Letter of Support for Roy Disney

>>Dear friends and collegues in the animation community;

The time has come to support Roy Disney and Stanley Gold in their battle for the heart of the Walt Disney Company.

We have crafted a letter of support from the animation community (see below), which is posted on Dave Pruiksma's website at:


If you would like to have your name added to the list, please email one of us :

oscarmoore@earthlink.net (Steve Moore)
nm8rdave1@sbcglobal.net (Dave Pruiksma)
merlinjones@earthlink.net (Tim Hauser)

Simply type "I support Roy: (and your name)" on the email header, so we don't have to open it.

We will share lists and Dave will post names with the letter at his site. After we get a healthy list, we will send the letter to the appropriate parties and media.

Please forward this email to anyone you know in the animation community who would like to join the fight. We need all the names we can get, old timers and new. If you have a connection with any of the classic studio personnel, please ask them to join the list.

Roy and Stan need our energy at this critical time, to know what they are doing is worth continuing and that they have our backing.

The letter:

>>"I've always been bored with just making money. I've wanted to do things, wanted to build things, to get something going." - - Walt Disney

We, the undersigned members of the animation community, wish to lend our full support to Roy E. Disney and Stanley Gold as they seek to uphold the traditions of excellence that once defined the Disney name. We follow their lead in calling for Michael Eisner's resignation from the Walt Disney Company.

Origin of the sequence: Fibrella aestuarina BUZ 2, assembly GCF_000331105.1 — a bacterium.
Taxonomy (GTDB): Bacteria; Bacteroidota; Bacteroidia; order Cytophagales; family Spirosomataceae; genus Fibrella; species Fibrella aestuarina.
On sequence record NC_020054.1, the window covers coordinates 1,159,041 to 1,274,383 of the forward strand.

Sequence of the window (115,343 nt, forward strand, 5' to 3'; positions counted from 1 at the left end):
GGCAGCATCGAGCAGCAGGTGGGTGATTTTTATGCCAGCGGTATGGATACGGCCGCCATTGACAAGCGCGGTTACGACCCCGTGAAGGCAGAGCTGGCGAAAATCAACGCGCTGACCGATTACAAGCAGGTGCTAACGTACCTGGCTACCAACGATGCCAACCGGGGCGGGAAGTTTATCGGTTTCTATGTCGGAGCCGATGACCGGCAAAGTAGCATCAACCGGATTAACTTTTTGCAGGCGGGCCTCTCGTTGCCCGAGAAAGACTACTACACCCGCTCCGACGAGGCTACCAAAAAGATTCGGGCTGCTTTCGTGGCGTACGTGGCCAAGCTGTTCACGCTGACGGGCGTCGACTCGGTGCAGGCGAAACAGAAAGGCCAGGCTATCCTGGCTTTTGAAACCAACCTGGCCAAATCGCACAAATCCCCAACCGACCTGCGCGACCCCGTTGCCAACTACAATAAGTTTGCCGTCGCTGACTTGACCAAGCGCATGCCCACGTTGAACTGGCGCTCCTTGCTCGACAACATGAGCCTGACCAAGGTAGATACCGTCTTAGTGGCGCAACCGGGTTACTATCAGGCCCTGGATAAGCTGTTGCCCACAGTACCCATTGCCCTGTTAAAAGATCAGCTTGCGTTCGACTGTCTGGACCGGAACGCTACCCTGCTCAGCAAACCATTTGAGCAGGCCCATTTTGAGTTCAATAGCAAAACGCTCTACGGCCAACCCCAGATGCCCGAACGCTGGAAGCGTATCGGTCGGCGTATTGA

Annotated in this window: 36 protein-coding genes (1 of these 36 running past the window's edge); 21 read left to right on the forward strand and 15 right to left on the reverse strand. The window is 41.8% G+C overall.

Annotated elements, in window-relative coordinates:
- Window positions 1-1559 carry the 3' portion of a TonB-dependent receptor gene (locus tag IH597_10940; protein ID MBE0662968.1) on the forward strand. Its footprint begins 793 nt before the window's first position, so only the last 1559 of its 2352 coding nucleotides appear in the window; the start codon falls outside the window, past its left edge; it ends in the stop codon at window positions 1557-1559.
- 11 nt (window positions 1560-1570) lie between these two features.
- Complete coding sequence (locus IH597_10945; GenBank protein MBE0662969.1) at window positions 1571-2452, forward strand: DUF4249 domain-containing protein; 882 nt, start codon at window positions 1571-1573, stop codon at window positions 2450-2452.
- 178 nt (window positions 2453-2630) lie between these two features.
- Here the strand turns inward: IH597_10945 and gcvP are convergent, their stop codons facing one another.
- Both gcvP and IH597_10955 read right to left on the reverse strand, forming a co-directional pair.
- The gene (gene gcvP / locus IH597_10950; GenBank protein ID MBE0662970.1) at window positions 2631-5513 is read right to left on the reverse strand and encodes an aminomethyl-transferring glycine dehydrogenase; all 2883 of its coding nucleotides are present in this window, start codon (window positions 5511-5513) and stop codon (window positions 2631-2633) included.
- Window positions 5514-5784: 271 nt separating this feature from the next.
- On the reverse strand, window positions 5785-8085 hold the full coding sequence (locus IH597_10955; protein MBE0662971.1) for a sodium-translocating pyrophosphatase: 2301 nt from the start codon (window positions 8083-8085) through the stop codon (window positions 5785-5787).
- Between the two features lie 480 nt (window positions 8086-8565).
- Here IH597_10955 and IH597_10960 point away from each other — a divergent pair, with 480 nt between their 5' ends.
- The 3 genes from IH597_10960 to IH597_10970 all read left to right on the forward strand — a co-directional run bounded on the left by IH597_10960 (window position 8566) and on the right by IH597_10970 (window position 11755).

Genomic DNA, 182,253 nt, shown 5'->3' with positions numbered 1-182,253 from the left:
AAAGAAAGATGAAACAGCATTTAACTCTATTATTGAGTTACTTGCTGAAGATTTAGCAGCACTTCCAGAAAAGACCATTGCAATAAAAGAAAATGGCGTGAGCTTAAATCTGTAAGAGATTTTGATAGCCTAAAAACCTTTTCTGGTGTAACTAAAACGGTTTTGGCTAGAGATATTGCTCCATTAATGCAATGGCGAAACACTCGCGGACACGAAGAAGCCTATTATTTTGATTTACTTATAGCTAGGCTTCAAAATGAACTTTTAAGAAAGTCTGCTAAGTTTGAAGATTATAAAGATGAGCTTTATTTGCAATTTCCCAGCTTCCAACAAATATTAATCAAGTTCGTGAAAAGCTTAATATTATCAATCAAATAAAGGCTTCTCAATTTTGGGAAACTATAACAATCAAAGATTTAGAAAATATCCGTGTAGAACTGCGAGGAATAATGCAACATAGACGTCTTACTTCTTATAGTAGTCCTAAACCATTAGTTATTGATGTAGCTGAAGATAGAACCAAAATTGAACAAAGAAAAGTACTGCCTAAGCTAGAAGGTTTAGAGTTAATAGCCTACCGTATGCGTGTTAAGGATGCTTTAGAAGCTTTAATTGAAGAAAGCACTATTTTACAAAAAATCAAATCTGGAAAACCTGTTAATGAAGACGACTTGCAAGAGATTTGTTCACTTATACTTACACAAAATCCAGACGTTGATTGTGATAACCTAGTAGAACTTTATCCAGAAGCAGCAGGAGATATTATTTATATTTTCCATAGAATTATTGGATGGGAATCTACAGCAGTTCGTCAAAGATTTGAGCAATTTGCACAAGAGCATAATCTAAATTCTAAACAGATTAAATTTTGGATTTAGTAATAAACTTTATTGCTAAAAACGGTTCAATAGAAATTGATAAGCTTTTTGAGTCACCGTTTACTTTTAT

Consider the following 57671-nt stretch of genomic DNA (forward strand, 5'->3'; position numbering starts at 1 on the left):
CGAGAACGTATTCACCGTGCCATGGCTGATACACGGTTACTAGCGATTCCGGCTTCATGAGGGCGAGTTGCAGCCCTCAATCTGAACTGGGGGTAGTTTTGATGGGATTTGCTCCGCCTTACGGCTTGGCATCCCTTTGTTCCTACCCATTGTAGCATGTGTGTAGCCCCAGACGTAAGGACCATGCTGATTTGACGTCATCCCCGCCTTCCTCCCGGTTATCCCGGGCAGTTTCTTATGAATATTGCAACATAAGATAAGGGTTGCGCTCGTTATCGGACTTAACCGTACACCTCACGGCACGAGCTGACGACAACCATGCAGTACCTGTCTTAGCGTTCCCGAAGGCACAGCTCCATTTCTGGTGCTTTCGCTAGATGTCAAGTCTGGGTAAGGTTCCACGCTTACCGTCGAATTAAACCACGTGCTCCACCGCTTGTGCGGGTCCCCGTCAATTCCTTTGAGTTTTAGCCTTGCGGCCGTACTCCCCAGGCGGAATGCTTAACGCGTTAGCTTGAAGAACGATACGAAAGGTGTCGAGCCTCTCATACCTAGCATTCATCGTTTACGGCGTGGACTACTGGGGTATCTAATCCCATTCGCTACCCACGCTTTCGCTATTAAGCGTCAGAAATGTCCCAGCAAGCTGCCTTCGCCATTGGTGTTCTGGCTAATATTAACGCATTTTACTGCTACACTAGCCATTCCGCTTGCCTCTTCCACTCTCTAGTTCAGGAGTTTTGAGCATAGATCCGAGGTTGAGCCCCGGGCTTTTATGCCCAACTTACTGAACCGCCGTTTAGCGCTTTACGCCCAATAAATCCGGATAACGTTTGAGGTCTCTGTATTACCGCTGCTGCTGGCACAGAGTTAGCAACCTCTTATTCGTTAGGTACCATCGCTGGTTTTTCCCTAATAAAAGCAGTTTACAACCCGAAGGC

As aspiring cartoonists, we wanted nothing more than to join the Disney organization, to perpetuate the art of character animation as "The Finest in Family Entertainment". We studied Walt Disney's films and the methods of The Nine Old Men. With hard work and perseverance, we became part of a highly skilled team that kept the magic going.

Of course, this would not have been possible without the vision of Roy E. Disney. He protected the Feature Animation division from the new studio brass, who did not sense its continued potential. Without Roy, The Little Mermaid, Beauty and the Beast, Aladdin and The Lion King would never have come to be, let alone the Company's artistic renaissance and financial turnaround.

But, after a string of critical and box office successes, animation artists were increasingly locked out of creative leadership roles. In the new corporate template we became little more than factory workers or unskilled laborers at the studio we had helped rebuild. Micro-managers from outside the medium fostered a highly toxic work environment, spawning a creative malaise that continues unchecked.

The unique traditions of visual storytelling, humor and personality animation on which the Walt Disney Studio had thrived, gave way to politically correct sloganeering, stale one-liners and film seminar formulas to which audiences have refused to respond.

Mr. Eisner's rejection of Walt Disney's heritage has been a colossal failure. Yet this is a man who has been paid over $700 million in compensation since 1996, while the Feature Animation department has been decimated by pink slips.

Now, skilled craftsmen go unemployed while the executive ranks swell. A unique American art form, the Disney cartoon feature, hangs precariously in the balance - - reduced to the production of cheap direct-to-video franchise extensions made by committee.

Without Roy, who will protect the 70 year Disney legacy from becoming no more than a hollow brand?

Bravo to Roy and Stanley for challenging Michael's vision for the Company, for making public what has too long gone unsaid, and for daring to "Feed the Birds."

"I have every confidence that so long as our film presentations toughen the mind and warm the heart with the best the motion picture industry can offer in art and craftsmanship and genuine human warmth, so long may we expect prosperous support and a long life." - - Walt Disney


Ditto for me. I've also been in touch with many friends and cast members who are all planning on signing as well.

Here's hoping it can all make a difference... :)



So did I. I wound up in the low 900's. I was shooting for
999, the perfect number for Hauning Eisner to wise up.